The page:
In the first example of this invention shown in FIGS. 2-4, inclusive, an indicia carrying planar member, generally indicated at 40 is of generally semi-circular shape having a chord line or edge 42 lying slightly above a diameter of the semi-circle. At the center of the diameter of the semi-circle is provided a port 44 for reception of a pivot member 46 carried by wire handle 48 of a wire frame 50. The member 40 includes a flat surface 52 which carries indicia 53 which in this example relates to constellations in the zodiacal band. The indicia 53 of each of the signs of the zodiac are arranged radially extending from port 44 to the circumferential edge of the semi-circular member 40. The indicia 53 includes a line 54 indicating location of the celestial equator. As illustrated in the second quadrant II of member 40 and which lies to the right of and below port 44, above the celestial equator 54 may lie the constellations Aries, Gemini, Cancer, Taurus, Leo, and Pisces, arranged on radii which extend over an included angle from the celestial equator of approximately 231/2". Below the celestial equator and over a similar included angle of 231/2° and on radii are the indicia for fields of view of constellations of Virgo, Aquarius, Ophiuchus, Libra, Capricorn, Sagittarius and Scorpius. The included angle of 47° represented by the indicia means 53 in the second quadrant II corresponds generally to the width of the zodiacal band in relation to the earth as described in the above prior art references.

A compass means 60 is attached in a suitable manner as by adhesive bonding to the circumferential edge of member 40 at the end of a radius which separates or divides- the second quadrant II from the third quadrant III, of semi-circular member 40. Compass means 60 may be any suitable compass in which a north-south indicator generally shown at 62 is provided so that the observer may orient himself in a north-south direction and, in the northern hemisphere, assume a direction looking directly south, the purpose of which will be explained hereafter.

Compass means 60 also serves as a weight means for pivotally mounted member 40 which will then assume by gravitational forces a position relative to the earth so that the chord line or edge 42 will be positioned horizontally.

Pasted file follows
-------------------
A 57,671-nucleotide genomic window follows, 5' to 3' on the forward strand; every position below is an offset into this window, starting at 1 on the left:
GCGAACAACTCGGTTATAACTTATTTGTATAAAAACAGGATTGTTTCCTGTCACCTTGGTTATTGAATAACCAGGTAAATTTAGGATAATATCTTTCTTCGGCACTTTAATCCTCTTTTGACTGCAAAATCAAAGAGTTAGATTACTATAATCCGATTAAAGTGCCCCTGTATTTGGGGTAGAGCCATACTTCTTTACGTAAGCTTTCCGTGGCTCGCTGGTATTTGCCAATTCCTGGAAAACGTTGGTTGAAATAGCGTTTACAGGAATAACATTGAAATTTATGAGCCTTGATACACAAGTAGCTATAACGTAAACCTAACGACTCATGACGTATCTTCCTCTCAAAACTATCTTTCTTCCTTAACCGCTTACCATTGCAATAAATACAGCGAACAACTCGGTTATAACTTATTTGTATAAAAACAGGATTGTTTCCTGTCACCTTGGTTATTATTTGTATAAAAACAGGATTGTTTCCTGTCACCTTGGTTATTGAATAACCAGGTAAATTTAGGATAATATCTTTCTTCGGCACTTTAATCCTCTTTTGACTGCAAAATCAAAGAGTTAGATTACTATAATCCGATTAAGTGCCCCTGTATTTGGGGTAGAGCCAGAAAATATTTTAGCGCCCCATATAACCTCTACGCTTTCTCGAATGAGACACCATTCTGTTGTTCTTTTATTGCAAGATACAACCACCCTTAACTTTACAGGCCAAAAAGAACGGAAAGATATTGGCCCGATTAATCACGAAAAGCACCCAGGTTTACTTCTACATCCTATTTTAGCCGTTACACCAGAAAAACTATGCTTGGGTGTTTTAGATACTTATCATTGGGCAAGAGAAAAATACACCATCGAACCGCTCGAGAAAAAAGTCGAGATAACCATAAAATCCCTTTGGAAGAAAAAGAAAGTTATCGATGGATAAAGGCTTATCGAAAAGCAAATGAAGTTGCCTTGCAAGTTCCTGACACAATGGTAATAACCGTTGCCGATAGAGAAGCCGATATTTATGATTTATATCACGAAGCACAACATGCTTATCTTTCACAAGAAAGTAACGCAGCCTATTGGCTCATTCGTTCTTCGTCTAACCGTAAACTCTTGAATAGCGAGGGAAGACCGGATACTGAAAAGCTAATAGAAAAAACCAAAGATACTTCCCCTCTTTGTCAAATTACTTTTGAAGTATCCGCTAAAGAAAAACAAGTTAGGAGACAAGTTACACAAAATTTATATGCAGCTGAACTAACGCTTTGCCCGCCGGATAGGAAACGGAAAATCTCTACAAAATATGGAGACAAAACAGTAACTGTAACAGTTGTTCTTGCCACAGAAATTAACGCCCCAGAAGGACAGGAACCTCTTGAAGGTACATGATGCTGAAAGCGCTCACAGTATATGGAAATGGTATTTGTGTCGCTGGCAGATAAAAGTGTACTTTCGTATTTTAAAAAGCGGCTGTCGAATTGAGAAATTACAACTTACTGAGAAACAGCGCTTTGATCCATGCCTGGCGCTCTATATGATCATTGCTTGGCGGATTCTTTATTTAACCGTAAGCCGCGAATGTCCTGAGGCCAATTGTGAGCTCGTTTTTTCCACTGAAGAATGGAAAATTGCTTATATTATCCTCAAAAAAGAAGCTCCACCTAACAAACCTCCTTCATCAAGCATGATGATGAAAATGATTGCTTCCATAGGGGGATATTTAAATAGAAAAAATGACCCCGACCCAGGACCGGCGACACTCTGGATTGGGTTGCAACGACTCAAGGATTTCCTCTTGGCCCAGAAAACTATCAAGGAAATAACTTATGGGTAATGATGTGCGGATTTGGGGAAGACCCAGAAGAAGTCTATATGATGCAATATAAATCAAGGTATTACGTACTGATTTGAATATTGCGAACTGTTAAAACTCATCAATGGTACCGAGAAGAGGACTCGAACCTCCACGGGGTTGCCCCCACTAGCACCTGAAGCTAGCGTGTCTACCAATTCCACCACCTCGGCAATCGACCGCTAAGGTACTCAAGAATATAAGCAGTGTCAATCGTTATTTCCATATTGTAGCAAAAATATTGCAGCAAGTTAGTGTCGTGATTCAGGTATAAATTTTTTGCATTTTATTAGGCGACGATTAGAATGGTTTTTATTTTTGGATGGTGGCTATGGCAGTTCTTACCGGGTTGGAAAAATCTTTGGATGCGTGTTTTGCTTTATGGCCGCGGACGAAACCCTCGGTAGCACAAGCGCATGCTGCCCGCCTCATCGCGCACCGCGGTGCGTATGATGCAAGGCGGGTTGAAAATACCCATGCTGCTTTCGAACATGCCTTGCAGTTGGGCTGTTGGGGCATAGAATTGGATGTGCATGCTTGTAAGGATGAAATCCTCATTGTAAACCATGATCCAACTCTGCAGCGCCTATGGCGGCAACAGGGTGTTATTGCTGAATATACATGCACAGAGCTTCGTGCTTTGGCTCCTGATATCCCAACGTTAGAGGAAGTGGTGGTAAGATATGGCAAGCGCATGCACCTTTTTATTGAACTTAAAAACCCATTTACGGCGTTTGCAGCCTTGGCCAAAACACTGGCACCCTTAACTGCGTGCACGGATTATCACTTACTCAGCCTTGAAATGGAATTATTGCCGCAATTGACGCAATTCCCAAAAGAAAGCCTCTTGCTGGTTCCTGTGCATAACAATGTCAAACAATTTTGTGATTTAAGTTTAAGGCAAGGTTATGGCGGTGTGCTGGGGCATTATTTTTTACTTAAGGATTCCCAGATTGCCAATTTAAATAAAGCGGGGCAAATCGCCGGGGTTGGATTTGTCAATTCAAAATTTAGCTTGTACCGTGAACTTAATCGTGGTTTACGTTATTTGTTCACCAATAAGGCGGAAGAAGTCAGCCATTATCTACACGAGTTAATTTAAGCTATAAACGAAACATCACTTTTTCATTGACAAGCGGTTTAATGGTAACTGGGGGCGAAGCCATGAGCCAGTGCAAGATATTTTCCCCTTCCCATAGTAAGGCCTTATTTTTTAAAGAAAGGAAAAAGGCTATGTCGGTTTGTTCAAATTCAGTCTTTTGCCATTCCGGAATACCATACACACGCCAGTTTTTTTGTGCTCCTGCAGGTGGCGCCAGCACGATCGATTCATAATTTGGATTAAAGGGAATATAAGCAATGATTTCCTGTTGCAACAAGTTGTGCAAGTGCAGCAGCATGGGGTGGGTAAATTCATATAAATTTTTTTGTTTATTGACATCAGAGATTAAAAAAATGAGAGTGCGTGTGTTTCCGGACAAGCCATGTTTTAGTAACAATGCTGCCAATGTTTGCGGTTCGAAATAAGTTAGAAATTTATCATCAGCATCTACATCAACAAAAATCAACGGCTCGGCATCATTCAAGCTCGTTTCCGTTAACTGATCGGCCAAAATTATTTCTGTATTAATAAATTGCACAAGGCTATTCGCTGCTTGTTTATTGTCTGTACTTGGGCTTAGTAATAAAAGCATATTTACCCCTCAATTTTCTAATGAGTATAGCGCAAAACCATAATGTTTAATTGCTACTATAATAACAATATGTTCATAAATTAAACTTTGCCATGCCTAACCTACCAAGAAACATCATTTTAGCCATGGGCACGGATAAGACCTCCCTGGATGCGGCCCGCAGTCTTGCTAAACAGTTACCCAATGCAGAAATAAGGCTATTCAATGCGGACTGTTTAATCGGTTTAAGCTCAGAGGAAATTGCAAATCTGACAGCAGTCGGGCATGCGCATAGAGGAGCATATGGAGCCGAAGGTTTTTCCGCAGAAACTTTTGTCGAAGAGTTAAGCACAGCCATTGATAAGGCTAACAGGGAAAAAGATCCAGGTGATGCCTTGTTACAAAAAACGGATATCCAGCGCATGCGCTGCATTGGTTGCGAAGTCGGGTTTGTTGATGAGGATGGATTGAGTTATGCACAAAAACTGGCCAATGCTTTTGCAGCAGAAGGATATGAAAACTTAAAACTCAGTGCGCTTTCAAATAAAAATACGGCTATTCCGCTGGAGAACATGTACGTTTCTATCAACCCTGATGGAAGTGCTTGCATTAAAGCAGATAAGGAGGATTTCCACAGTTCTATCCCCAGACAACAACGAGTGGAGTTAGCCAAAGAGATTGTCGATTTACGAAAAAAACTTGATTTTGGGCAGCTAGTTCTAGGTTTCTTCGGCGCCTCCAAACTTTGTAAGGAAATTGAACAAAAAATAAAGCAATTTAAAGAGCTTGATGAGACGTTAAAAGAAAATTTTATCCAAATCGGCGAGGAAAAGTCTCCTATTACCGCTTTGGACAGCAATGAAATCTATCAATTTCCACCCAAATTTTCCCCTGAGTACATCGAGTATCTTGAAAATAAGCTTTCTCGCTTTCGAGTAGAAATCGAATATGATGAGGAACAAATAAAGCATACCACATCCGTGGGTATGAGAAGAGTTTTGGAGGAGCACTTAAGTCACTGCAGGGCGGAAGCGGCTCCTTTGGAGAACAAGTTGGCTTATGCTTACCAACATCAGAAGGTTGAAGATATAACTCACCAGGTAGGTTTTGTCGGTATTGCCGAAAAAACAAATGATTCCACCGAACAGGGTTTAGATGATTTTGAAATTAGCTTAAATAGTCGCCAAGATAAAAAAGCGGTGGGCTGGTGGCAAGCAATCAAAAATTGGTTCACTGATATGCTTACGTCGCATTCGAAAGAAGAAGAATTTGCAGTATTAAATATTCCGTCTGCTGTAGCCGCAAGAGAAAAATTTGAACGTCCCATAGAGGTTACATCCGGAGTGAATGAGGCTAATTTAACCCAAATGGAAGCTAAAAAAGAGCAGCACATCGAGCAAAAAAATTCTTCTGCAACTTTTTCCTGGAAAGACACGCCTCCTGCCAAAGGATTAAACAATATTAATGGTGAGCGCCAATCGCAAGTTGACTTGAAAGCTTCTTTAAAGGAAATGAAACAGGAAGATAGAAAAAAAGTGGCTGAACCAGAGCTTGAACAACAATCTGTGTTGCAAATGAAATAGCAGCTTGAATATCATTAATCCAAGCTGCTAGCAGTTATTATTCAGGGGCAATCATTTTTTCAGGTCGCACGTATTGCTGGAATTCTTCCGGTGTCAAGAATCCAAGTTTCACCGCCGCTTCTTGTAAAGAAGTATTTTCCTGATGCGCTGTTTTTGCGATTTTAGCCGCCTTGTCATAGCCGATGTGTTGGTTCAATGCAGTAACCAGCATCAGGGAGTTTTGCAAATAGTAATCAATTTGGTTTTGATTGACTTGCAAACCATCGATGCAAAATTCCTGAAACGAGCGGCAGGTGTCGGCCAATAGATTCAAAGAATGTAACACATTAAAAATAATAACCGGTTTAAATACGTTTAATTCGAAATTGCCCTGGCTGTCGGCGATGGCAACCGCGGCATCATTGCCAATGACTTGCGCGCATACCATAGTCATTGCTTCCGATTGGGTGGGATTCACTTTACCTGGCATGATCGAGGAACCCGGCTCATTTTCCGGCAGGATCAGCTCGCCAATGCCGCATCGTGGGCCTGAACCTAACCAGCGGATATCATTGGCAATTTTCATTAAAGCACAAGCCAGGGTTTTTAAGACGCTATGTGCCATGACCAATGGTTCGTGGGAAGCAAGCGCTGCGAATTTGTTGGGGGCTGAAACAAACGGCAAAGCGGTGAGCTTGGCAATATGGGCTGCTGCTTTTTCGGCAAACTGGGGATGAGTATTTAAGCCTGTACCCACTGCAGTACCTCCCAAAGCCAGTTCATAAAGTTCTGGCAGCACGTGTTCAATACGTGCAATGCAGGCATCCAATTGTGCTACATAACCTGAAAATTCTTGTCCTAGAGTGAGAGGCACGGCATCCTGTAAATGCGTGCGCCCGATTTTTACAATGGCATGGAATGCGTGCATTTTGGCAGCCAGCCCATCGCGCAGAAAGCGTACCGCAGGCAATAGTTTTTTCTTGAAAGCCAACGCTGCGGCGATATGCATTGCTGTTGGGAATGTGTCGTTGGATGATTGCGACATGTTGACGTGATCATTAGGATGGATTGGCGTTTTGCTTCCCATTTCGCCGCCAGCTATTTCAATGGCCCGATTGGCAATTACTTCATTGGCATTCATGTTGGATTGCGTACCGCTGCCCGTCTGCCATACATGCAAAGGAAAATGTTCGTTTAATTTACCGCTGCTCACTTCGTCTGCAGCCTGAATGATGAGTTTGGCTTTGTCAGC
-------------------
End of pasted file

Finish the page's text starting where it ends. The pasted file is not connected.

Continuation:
Thus, when member 40 is freely pivotally mounted on pivot member 46 of the viewing system (frame 50), member 40 will position itself with respect to the earth and determine an "in" and "out" axis 47, the top edge 42 may be horizontally disposed, and by observance of compass 60, the observer will position himself precisely in a north-south direction. When a selected constellation is to be viewed, such as Pisces, the viewing frame 50 may be inclined about the pivot axis provided by the pivot member 46 and the port 44 until the axis 64 of the handle 48 of the viewing frame lies in prolongation of the radius on which the indicia information Pisces has been indicated. The axis 64 lies in the plane defined by the rectangular frame 50 and the plane of the frame is thus tilted. A desired inclination of the viewing frame is thereby achieved for positioning of star chart 26' in viewing frame 50 at a proper angle to view a selected zodiacal constellation.

In FIG. 5, a fragmentary portion of a plastic viewing frame construction is indicated at 50' which includes a handle 48' and is provided with a transparent star chart 26". A side member of frame 50' carries a pivot pin 46' threaded in the side member and provides a pivotal mounting for a device 40' embodying the same indicia information 53 and a compass 60' as described in the prior example. The device 40' pivots about the pivot pin 46' in the same manner as the device 40 pivots about the pivot member 46 and because of the weighted compass 60", seeks a position in which the edge 42' is horizontal. Tilting of frame 50' relative to the horizontal edge 42' or relative to the axis 47' serves to position the viewing frame at the proper angle for desired viewing of the sky area to be viewed. A pointer 57 on frame 50' facilitates locating the selected constellation.